Having taken the weekend off after his two MSO spots, the Mozart expert appears in the Murdoch Hall for the Recital Centre’s Great Performers series, The night promises to be short, the content exhausting – for him, if not for us as well. Vogt begins with Bach’s Goldberg Variations – which is excellent recital fare. I wonder if he’ll play all the repeats or will he follow the practice of many another interpreter and leave most of them out. After interval, Vogt plays the last Beethoven sonata, No. 32 in C minor/Major, one of the composer’s greatest challenges to an interpreter’s level of insight and interpretative sensibility. Given a combination like this, perhaps Vogt could think of nothing else to perform that wouldn’t sound either distracting or irrelevant.
Tuesday July 26
Melodies & Visions, Daniel de Borah plus One, Melbourne Recital Centre at 6 pm
Another in the Centre’s Local Heroes string, this recital has pianist Daniel de Borah hosting Dale Barltrop, concertmaster of the Melbourne Symphony Orchestra. The recital’s title couldn’t be more apt as the first work will be Prokofiev’s Cinq melodies, originally vocalises for piano-accompanied soprano, the vocal line later transcribed for violin; followed by Prokofiev’s early Visions fugitives for piano solo. No, not all 20 of them but selections from the set. Finally, for a change, the performers will work through some Prokofiev: the Violin Sonata in F minor – the real one, since the very popular D Major work was a by-blow, transcribed at Oistrakh’s request from the eloquent Flute Sonata. Full marks to de Borah for this program that gives a rapid but engaging tour of some less-performed pieces from the Russian composer’s oeuvre.
Wednesday July 27
Lost Landscapes, Sutherland Trio, Melbourne Recital Centre at 6:30 pm
And still they come: another in the Local Heroes series. Where would this city’s chamber music scene be without initiatives like this? The Sutherland ensemble – violin Elizabeth Sellars, cello Molly Kadarauch, piano Caroline Almonte – begins and ends in orthodox style with Mozart’s second-last and puzzlingly simple piano trio in C, K. 548, and with Schumann’s substantial No. 3 in G minor. Two novelties are framed by these familiar works. Russian-born American pianist/composer Lera Auerbach wrote 24 Preludes for cello/piano duet, then revamped No. 12 in G sharp minor (there’s an unusual key for you) as a postlude, which Kadarauch and Almonte will expound; the only recorded performance I’ve heard seems to have part of the piano slightly ‘prepared’. And Sellars and Almonte will play West 23rd Street NY, the last of Finnish composer Einojuhani Rautavaara’s 2005 suite of four pieces that gives this recital its name; reminiscences of significant places where the composer resided in his earlier years.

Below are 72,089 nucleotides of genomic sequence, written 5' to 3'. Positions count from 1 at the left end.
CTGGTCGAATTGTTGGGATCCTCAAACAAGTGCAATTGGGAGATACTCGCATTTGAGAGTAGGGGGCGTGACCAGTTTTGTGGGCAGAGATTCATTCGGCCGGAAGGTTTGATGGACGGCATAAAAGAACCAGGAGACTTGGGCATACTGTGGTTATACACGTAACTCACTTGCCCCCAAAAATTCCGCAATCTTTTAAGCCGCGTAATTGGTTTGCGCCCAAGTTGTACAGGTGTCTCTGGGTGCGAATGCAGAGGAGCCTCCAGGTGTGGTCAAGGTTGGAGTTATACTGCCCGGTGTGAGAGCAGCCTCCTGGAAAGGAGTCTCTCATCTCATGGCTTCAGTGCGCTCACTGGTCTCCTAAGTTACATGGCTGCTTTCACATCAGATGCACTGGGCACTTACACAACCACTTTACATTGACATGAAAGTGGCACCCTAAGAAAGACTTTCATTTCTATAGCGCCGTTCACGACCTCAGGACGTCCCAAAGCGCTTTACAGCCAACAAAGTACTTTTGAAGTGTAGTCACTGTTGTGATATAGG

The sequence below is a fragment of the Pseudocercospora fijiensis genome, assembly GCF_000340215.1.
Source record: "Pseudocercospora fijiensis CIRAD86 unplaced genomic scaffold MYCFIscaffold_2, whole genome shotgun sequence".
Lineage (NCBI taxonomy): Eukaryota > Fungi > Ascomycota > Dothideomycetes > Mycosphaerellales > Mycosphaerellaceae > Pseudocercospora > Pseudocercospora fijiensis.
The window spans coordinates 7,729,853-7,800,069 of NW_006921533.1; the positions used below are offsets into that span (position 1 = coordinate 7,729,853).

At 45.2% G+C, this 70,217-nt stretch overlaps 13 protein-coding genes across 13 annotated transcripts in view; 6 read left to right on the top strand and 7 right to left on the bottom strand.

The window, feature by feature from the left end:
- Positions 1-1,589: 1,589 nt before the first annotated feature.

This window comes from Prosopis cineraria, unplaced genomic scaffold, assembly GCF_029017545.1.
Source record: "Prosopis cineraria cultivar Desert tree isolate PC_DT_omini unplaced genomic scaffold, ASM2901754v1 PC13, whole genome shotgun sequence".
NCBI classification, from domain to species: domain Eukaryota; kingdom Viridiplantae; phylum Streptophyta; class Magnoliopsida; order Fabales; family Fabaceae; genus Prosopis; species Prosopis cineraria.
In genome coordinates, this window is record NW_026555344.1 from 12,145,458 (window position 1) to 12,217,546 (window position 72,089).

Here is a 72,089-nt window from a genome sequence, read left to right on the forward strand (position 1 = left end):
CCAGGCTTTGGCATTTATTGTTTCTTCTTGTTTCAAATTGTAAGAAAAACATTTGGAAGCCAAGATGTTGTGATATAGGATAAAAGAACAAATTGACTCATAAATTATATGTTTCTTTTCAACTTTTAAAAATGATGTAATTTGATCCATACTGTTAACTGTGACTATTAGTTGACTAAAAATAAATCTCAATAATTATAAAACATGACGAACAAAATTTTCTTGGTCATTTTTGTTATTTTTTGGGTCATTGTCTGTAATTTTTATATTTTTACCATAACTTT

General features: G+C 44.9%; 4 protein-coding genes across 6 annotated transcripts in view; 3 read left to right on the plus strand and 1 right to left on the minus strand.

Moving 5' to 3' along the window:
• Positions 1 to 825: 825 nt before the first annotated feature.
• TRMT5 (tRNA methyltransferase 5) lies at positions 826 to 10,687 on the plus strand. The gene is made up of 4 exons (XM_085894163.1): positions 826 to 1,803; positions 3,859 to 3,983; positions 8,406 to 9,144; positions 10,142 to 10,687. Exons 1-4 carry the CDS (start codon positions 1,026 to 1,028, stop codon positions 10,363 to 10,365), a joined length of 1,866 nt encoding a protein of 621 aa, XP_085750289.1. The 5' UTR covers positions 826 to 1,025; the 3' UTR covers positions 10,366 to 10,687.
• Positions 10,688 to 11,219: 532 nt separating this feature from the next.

Friday July 29
Beethoven’s Fifth, Melbourne Symphony Orchestra, Melbourne Town Hall at 7:30 pm
Benjamin Northey conducts the most famous symphony of all, Beethoven in C minor. Is there anything new to be dragged from this always-invigorating score? We’ll see, especially in the frantic, jubilant finale. The night begins with Weber’s Der Freischutz Overture and Bruch’s Violin Concerto No. 1 is fronted by Grace Clifford who won the 2014 Young Performer’s Award aged 16. There you have it: a perfectly shaped, old-fashioned concert program of overture-concerto-symphony format and you could hardly ask for anything more comfortably familiar in its content.
And here’s one for the books. This program has proven so popular that the MSO has organized a repeat of it the following night, Saturday July 30 – again in the Town Hall and again at 7:30 pm. When you’re on a good thing . . .